Science: At Home With Charles Darwin

Down House was Darwin's home

and laboratory for 40 years.

Now, after a century of neglect,

it is to open as a museum

dedicated to the man and his

family. Michael Leapman

paid an exclusive preview visit

UNDER THE stairs at Down House, Charles Darwin's home for 40 years, is a games cupboard with a half open door. Visitors, re-admitted to the house on Good Friday, after its two-year refurbishment, are encouraged to peep inside.

Along with a tennis racket and net, a croquet mallet and a set of bowls, they will see a brown paper parcel bearing the message, "Only to be opened in the event of my death". It is not an original artefact, but if it were it would contain the manuscript of an essay, dating from 1844, outlining the ideas that later formed the basis of On the Origin of Species. Though already convinced that his theory of evolution and natural selection was valid, Darwin knew it would be denounced by the church and other powerful bodies. As a virtually unknown 35-year-old, he did not have the confidence to publish it.

That year saw one of his many bouts of serious illness. He was a chronic invalid for most of his life, plagued by a mysterious disease that may have been a combination of a nervous disorder and a fever he picked up during his five-year voyage around the southern hemisphere on the Beagle. As his grand-daughter Gwen Raverat wrote, in her book Period Piece: "At Down, ill-health was considered normal."

In 1844 Darwin feared, not for the first time or the last, that he was going to die. So he parcelled up the manuscript, stuffed it in the cupboard and left a note to his wife Emma, urging her to get it published if he did not survive the crisis. In fact he struggled on until 1882, when he died at 73. But it took him 15 years to pluck up the courage to allow On the Origin of Species to appear in 1859.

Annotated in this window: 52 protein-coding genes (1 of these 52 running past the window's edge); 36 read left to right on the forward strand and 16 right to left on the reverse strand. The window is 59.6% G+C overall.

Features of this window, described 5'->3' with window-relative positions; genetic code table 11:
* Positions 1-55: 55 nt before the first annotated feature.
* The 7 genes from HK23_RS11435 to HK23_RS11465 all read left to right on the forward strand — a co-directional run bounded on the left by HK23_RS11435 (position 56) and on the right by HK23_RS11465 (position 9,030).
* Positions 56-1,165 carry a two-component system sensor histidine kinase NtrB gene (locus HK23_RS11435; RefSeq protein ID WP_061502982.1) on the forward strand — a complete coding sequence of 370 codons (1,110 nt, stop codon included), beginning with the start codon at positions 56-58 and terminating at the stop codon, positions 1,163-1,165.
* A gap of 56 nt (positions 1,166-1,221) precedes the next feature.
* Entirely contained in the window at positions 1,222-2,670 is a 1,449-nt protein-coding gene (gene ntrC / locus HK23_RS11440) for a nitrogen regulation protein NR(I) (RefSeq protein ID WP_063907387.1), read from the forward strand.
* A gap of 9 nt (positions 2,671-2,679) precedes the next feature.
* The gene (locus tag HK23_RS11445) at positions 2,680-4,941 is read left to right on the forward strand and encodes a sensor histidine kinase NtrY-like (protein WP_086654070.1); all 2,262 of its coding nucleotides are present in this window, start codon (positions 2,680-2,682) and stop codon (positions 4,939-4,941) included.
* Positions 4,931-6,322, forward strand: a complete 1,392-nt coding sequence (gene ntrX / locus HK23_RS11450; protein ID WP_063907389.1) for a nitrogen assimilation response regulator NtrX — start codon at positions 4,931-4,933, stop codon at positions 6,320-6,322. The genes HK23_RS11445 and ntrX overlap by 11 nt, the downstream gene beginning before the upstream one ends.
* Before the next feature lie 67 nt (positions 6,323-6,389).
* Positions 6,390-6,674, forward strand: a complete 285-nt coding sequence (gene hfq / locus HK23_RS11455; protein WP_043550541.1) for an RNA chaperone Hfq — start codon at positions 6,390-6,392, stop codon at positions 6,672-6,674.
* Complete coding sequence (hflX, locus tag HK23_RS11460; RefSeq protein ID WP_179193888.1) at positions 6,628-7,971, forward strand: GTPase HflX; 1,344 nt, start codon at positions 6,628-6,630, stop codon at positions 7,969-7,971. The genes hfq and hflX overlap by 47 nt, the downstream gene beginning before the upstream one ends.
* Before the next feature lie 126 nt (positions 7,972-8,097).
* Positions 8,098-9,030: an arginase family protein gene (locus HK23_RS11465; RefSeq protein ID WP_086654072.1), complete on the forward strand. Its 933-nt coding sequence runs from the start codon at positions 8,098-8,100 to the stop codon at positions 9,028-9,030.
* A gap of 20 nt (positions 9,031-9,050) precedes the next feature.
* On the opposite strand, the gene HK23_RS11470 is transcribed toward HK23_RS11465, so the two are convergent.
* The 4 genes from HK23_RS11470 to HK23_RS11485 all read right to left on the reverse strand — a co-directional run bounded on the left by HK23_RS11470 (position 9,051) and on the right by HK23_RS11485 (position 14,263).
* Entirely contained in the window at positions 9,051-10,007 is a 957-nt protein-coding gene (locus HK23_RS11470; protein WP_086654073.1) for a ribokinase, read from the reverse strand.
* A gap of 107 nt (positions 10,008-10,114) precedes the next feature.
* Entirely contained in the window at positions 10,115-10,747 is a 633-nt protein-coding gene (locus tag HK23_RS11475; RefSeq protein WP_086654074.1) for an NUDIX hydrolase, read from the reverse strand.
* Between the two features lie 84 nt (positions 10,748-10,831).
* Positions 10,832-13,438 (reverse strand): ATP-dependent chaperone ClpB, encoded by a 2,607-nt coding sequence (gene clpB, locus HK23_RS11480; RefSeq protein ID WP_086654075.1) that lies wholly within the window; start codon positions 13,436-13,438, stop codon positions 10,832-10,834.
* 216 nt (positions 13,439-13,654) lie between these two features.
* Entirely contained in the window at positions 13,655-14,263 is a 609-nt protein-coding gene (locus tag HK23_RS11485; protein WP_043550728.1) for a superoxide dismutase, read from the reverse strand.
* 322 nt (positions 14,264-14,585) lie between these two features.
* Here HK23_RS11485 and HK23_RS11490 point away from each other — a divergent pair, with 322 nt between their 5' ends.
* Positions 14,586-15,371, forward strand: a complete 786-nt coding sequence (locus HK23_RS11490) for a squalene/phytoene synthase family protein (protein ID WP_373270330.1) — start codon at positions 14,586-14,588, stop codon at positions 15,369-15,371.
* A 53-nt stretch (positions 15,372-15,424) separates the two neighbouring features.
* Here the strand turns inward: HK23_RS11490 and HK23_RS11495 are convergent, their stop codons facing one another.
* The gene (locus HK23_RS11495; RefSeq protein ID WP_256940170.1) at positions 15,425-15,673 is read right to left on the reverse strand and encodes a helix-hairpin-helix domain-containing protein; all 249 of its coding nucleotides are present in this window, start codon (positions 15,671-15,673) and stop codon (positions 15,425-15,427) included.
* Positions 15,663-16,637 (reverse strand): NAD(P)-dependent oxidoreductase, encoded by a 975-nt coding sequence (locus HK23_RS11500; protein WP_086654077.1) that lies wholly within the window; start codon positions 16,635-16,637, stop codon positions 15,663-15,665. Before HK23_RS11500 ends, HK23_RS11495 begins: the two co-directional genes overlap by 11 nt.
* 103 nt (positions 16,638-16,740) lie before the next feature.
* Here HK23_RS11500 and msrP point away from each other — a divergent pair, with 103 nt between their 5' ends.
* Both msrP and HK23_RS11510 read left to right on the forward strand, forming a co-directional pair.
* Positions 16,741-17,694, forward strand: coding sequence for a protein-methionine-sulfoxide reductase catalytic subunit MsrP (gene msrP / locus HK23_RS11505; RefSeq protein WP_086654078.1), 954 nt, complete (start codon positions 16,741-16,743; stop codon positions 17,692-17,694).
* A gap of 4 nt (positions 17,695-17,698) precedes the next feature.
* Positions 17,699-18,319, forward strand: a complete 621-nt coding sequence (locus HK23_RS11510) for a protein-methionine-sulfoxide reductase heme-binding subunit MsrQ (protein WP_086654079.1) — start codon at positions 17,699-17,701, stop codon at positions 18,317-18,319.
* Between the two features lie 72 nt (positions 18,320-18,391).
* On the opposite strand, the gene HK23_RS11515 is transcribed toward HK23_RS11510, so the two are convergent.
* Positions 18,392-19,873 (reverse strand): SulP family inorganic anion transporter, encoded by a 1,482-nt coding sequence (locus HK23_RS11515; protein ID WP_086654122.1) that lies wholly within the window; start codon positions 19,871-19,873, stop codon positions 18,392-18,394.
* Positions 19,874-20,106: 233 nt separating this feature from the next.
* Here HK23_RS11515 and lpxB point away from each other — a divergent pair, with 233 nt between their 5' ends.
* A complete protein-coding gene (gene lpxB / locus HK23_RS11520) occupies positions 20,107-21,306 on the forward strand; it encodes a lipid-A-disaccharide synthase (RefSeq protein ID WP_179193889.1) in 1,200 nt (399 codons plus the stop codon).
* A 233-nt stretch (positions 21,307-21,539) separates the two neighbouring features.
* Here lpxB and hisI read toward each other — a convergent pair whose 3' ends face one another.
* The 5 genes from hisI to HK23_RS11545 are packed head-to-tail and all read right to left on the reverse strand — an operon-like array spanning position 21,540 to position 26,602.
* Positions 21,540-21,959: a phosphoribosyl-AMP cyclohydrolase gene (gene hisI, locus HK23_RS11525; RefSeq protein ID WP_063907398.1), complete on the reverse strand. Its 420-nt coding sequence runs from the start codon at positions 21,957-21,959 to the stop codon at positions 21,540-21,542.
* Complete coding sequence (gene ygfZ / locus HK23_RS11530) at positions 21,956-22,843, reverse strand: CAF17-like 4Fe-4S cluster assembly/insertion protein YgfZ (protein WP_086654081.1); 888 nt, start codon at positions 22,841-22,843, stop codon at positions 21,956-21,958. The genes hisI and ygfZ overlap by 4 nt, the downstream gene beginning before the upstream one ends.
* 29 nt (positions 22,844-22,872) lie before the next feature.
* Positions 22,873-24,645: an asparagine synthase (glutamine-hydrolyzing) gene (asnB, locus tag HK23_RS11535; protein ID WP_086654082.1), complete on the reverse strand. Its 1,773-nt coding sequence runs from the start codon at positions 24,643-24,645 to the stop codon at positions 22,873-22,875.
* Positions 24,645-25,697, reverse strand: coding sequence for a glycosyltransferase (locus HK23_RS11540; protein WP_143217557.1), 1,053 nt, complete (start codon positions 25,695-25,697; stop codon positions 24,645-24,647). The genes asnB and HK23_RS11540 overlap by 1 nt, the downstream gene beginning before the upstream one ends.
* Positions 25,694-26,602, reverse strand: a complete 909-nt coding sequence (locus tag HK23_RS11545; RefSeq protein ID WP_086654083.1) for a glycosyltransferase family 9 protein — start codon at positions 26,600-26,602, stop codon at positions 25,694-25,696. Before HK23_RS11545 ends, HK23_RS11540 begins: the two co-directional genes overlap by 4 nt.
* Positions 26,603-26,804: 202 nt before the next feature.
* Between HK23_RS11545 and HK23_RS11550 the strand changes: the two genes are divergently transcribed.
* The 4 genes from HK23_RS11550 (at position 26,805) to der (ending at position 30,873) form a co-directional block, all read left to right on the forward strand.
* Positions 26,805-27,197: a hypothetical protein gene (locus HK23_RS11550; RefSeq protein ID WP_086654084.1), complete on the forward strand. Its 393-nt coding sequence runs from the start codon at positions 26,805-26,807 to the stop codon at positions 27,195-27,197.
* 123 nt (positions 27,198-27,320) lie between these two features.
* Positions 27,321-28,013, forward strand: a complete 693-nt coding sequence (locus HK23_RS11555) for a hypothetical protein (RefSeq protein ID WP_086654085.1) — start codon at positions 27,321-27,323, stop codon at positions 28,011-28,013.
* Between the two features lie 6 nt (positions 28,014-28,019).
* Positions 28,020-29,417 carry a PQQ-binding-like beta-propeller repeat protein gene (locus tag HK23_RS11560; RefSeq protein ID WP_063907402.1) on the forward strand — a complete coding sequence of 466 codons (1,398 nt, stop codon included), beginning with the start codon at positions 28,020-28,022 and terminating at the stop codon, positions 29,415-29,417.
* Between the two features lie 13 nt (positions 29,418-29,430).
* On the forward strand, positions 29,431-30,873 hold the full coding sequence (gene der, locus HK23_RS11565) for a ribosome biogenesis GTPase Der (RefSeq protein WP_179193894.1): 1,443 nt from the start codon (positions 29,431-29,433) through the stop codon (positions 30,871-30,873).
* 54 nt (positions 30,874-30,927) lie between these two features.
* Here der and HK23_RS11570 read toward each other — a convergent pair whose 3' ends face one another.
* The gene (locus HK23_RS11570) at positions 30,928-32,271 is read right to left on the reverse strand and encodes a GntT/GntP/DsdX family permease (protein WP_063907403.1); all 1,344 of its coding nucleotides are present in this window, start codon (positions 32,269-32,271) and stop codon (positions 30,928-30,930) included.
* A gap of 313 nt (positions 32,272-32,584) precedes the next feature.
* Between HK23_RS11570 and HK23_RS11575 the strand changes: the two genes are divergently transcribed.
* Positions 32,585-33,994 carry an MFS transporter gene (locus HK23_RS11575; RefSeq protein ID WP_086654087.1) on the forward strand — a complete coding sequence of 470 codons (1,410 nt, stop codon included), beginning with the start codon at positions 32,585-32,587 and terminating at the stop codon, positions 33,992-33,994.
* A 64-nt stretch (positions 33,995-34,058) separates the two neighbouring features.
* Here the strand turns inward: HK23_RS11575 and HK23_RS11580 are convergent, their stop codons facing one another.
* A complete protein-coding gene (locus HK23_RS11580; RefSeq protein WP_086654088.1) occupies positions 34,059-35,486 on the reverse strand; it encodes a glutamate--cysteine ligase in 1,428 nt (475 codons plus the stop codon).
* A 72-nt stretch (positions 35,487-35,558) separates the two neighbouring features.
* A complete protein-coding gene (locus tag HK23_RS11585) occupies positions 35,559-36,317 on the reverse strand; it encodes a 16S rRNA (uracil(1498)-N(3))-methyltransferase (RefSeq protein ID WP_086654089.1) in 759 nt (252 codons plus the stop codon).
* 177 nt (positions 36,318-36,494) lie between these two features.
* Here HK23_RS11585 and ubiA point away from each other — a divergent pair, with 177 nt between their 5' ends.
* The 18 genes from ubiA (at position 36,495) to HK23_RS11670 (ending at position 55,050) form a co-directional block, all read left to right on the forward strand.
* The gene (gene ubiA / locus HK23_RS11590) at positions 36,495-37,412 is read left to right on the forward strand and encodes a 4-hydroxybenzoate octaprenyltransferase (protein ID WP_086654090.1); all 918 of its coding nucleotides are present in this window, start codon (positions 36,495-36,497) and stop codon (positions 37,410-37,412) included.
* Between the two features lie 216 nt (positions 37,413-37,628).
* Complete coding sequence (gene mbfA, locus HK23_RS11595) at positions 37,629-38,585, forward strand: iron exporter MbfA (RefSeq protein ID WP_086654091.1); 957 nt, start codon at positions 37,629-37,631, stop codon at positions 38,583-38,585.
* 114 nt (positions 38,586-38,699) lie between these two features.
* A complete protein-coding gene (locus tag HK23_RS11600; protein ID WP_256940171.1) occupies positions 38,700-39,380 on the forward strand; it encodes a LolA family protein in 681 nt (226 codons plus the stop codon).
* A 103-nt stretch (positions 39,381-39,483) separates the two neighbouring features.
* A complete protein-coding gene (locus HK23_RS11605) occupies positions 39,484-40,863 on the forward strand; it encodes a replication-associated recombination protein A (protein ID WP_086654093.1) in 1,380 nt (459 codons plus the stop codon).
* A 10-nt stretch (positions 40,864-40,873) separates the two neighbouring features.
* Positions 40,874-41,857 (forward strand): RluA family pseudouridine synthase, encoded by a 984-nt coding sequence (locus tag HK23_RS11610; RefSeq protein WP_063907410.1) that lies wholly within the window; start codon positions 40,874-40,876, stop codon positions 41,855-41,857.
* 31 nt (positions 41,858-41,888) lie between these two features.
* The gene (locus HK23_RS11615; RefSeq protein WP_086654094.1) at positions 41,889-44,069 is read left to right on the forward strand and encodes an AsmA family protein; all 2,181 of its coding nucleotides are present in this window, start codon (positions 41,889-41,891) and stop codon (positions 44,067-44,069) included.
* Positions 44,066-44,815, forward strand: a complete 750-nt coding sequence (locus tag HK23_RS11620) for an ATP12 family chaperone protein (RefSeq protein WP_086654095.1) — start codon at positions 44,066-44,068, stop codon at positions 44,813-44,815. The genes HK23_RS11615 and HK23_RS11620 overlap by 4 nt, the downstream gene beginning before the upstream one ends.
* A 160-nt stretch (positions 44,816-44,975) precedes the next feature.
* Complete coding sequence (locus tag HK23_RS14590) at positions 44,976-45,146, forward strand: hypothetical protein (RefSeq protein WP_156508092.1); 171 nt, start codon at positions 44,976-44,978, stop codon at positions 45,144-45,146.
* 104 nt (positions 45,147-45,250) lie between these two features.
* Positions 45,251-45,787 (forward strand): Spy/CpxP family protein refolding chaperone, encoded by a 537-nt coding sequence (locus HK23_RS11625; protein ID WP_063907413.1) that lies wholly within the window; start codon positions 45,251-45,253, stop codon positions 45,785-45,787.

The package in the cupboard encapsulates, in a single image, the essence of Darwin's achievement and the impact he knew it would have. This method of telling his story, using "props" where original items are not available, is typical of the style in which Down House at Downe, south of Bromley in Kent, has been restored by English Heritage - a style sometimes as inventive and unorthodox as the man it celebrates.

Since acquiring the house two years ago, thanks to a pounds 705,000 donation from the Wellcome Foundation, English Heritage have spent pounds 2.2m on a restoration aimed in part at giving visitors the impression that they have just dropped in on a Victorian professional household. Inside the entrance, an unopened parcel of books from the London Library rests on the hall table, along with a rack of letters addressed to the great man, properly stamped with Penny Blacks. Above the table, three pictures with religious themes may surprise those who know that Darwin was a self-styled agnostic. Emma was deeply religious, which explains her distress at the reaction of the church to Darwin's theory - the only known source of disharmony in their 43-year marriage.

Four rooms on the ground floor have been reconstituted as the couple had them furnished in the 1870s, based mainly on the evidence of photographs taken by their son Francis. Where original pieces of furniture have been found, they have been put back where they were. New fabrics have been woven to the patterns shown in the pictures. The large garden, which Darwin used as an outdoor laboratory, is also being restored to its appearance in his day. The upstairs rooms, by contrast, have been converted into a series of innovative exhibits that illustrate and explain his scientific work, starting with his voyage on the Beagle and culminating in the controversy that followed publication of his theories.

The creation of what is, in effect, a shrine to one of the truly great Victorian thinkers has taken longer than expected. When I trudged through mud and donned a hard hat for a visit at the beginning of last year, the alterations were at an early stage; but English Heritage still hoped the house would open last summer.